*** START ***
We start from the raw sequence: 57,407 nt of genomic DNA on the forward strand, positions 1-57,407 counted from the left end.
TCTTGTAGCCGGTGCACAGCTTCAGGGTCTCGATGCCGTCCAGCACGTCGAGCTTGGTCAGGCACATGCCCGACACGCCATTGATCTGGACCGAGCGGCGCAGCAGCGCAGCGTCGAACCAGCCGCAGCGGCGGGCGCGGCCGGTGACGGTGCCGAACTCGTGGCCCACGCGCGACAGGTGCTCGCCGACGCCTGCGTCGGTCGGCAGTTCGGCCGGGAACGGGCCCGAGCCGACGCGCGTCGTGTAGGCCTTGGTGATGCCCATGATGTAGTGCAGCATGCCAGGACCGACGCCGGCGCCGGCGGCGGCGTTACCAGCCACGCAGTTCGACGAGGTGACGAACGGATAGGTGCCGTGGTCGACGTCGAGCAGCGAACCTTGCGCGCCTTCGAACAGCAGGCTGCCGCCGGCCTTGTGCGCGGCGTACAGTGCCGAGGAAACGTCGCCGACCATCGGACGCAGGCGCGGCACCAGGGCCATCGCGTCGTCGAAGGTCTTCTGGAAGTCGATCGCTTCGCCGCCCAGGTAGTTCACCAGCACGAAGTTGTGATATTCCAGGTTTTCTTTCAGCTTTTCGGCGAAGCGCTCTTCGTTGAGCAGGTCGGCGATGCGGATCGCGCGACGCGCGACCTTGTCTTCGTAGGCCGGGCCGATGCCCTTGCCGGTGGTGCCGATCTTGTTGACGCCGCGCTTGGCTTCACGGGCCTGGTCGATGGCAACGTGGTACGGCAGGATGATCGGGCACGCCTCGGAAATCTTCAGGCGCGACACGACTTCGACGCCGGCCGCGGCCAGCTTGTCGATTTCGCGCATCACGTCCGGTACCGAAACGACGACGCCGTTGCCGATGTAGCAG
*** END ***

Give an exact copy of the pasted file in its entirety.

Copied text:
We start from the raw sequence: 57,407 nt of genomic DNA on the forward strand, positions 1-57,407 counted from the left end.
TCTTGTAGCCGGTGCACAGCTTCAGGGTCTCGATGCCGTCCAGCACGTCGAGCTTGGTCAGGCACATGCCCGACACGCCATTGATCTGGACCGAGCGGCGCAGCAGCGCAGCGTCGAACCAGCCGCAGCGGCGGGCGCGGCCGGTGACGGTGCCGAACTCGTGGCCCACGCGCGACAGGTGCTCGCCGACGCCTGCGTCGGTCGGCAGTTCGGCCGGGAACGGGCCCGAGCCGACGCGCGTCGTGTAGGCCTTGGTGATGCCCATGATGTAGTGCAGCATGCCAGGACCGACGCCGGCGCCGGCGGCGGCGTTACCAGCCACGCAGTTCGACGAGGTGACGAACGGATAGGTGCCGTGGTCGACGTCGAGCAGCGAACCTTGCGCGCCTTCGAACAGCAGGCTGCCGCCGGCCTTGTGCGCGGCGTACAGTGCCGAGGAAACGTCGCCGACCATCGGACGCAGGCGCGGCACCAGGGCCATCGCGTCGTCGAAGGTCTTCTGGAAGTCGATCGCTTCGCCGCCCAGGTAGTTCACCAGCACGAAGTTGTGATATTCCAGGTTTTCTTTCAGCTTTTCGGCGAAGCGCTCTTCGTTGAGCAGGTCGGCGATGCGGATCGCGCGACGCGCGACCTTGTCTTCGTAGGCCGGGCCGATGCCCTTGCCGGTGGTGCCGATCTTGTTGACGCCGCGCTTGGCTTCACGGGCCTGGTCGATGGCAACGTGGTACGGCAGGATGATCGGGCACGCCTCGGAAATCTTCAGGCGCGACACGACTTCGACGCCGGCCGCGGCCAGCTTGTCGATTTCGCGCATCACGTCCGGTACCGAAACGACGACGCCGTTGCCGATGTAGCAG